Training

Top 5 Hamstring Training Mistakes

and how to correct them.

by

MISTAKE #3: LAGGING INTENSITY

EXPLANATION

When was the last time you did forced reps, drop sets or rest-pause to extend a set of leg curls beyond full-rep failure? For that matter, when was the last time you psyched yourself up for a balls-to-the-wall set of Romanian deadlifts in the way you approach a blow-out set of squats or leg presses? Owing in part to the fact that hams are frequently relegated to second place behind quads, and in part to the fact that they’re not a flashy bodypart unless colossal and/or sliced, most bodybuilders slog through their ham work on autopilot.

SOLUTIONS

  • As mentioned previously, give hams their own workout to give them your maximum focus.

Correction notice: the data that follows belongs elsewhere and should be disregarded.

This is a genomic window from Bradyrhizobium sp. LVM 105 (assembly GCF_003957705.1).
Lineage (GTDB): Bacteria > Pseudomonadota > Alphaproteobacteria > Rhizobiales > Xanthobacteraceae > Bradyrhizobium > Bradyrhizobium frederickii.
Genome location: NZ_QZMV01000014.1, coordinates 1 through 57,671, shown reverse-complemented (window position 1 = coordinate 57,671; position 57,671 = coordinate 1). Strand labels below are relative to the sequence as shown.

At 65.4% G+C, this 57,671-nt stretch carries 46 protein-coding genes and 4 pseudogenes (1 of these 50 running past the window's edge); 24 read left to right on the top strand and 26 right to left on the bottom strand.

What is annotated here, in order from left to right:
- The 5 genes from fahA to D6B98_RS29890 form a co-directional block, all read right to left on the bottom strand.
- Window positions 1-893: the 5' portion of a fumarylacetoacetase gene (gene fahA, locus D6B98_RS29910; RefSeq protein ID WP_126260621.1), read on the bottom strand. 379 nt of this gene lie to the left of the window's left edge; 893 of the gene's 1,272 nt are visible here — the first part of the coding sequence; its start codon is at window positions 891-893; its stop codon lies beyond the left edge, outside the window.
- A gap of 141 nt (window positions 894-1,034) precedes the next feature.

• Doing drop sets on lying or seated leg curls is as easy as moving the weight stack’s pin into a higher slot. Make your last set of one-leg curls a drop-set sequence.
  • A training partner can easily remove stress from the positive halves of reps and add stress to the negative halves to keep sets going beyond failure.
  • If you train alone, you can increase the emphasis on the negative by raising the leg curl weight with both legs, but lowering with just one leg (alternating legs each rep).
  • Any ham set can be extended via rest-pause. Pause for 10-20 seconds in the ready position after reaching failure, and then do up to 4 more reps to failure, pause again, and again do up to 4 more reps to failure.

 

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